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Cursive! Foiled Again

Posted on Nov. 22, 2021

Bob Kamman provided another Tax Court order worth a brief mention but mostly worth the great title that he also provided. Here, the parties use the wrong font for the petitioner’s signature and the Court sends the decision back to be redone.

While this may seem picky, there’s a slippery slope that the Court avoids with the seemingly picky enforcement of the rules.  Before the adoption of the font rules but faced with a page limitation, I know of one Chief Counsel attorney who submitted a brief with a small font and narrow page margins in order to express the full merits of the government’s case.  Actions like that cause reactions and the order today keeps the parties from moving away from strict guidelines designed to make the rules the same for everyone.  While it may not really matter whether the font used is cursive or not, once the Court stops policing this type of font fault others will surely follow.

Decision documents are almost always prepared by IRS Chief Counsel attorneys. So, that part of this wrong use of the font surprises me a bit. Because these documents are almost always prepared by one party and because that party knows the rules even though many petitioners and petitioners’ counsel do not, the standardization usually occurs through this process.

In my first year of practice before the Tax Court as a new Chief Counsel attorney, I had a decision document returned for a different though still memorable reason.  This was back before computers and easy to correct documents, though the mistake had nothing to do with computers and everything with me, and I suspect my secretary, not exactly knowing what we were doing as we were both too new to do anything other than follow the example in the book we were provided without thinking about spacing.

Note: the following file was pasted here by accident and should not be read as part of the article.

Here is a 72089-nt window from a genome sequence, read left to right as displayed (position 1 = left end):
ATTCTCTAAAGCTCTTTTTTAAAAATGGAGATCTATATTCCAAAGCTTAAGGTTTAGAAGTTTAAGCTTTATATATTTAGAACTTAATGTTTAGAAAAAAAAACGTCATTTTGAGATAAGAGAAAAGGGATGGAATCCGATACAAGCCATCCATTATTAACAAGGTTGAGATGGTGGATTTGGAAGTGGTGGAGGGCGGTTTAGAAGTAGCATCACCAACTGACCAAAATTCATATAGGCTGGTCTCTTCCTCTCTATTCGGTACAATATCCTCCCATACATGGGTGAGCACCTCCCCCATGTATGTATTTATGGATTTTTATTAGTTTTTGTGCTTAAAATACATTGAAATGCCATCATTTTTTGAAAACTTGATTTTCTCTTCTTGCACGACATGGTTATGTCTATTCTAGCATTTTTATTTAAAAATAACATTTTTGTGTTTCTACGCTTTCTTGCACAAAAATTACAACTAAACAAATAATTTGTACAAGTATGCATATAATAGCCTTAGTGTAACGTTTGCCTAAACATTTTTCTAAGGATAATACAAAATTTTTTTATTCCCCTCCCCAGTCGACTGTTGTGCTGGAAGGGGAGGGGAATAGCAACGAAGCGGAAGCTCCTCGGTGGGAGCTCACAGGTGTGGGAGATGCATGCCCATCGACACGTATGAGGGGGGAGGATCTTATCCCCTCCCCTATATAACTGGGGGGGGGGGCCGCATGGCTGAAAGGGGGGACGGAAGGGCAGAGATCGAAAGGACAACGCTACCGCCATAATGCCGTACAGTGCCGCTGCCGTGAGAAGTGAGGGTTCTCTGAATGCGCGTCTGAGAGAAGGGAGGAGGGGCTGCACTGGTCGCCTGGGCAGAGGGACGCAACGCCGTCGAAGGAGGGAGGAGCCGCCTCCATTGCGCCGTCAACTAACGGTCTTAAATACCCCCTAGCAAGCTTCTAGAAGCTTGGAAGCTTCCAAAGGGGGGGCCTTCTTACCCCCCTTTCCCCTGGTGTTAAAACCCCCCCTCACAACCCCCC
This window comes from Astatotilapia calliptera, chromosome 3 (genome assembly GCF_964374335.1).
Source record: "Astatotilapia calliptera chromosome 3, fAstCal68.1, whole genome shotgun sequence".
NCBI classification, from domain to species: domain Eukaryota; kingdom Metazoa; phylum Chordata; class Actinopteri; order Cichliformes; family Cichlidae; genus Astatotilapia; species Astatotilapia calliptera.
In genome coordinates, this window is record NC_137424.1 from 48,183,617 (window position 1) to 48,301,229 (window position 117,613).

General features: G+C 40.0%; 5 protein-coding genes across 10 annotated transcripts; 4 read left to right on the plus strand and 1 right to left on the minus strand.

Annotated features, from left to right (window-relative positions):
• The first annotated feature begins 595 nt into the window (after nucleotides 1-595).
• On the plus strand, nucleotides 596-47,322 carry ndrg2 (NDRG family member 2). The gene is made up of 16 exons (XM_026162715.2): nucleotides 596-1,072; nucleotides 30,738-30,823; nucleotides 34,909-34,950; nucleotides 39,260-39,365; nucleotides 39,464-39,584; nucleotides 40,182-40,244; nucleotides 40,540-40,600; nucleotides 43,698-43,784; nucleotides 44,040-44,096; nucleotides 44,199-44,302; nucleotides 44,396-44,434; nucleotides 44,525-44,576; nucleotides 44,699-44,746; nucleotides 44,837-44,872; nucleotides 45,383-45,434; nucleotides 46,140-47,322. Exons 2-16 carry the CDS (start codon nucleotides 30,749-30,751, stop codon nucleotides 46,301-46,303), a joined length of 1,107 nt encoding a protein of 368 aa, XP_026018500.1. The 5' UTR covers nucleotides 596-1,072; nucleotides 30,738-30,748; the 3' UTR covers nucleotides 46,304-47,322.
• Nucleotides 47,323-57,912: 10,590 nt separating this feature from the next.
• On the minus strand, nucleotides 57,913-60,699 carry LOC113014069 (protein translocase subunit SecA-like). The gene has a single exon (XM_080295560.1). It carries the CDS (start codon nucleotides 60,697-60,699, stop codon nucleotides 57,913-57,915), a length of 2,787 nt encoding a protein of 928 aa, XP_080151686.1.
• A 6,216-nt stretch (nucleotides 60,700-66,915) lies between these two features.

I submitted a decision document in which the typed name of the judge came either immediately below or almost immediately below the last line of the decision. No room really existed for the judge to sign above their name. The document came back to me to prepare another decision document that had sufficient room for the judge to sign in the normal spot and not place their signature below their name or to the side of their name or write their signature in microscopic letters. In the process I learned the reason for the decision document and that the fact that the petitioner and my boss had signed it was not the end of the line. A good lesson that typing the document inaccurately seared into my memory.

Here is the order returning the decision document that contained the offending font:

Magda Helene Polack,  Petitioner

v.

Commissioner of Internal Revenue. Respondent

Docket No. 22554-21S

ORDER

On November 10, 2021, the parties filed a proposed stipulated decision for the Court’s consideration. Upon review thereof, the Court notes that petitioner’s signature on the proposed decision was made using cursive font, which is not acceptable by the Court. Information regarding acceptable imaged or digitized signatures is available on the Court’s website under the “Case Management” section of the “Frequently Asked Questions About DAWSON” available at www.ustaxcourt.gov/dawson_faqs.html.

For cause, it is

ORDERED that the parties’ proposed stipulated decision, filed November 10, 2021, is hereby deemed stricken from the Court’s record in this case. It is further

ORDERED that, on or before December 14, 2021, the parties shall file a revised proposed stipulated decision.

(Signed) Maurice B. Foley

Chief Judge

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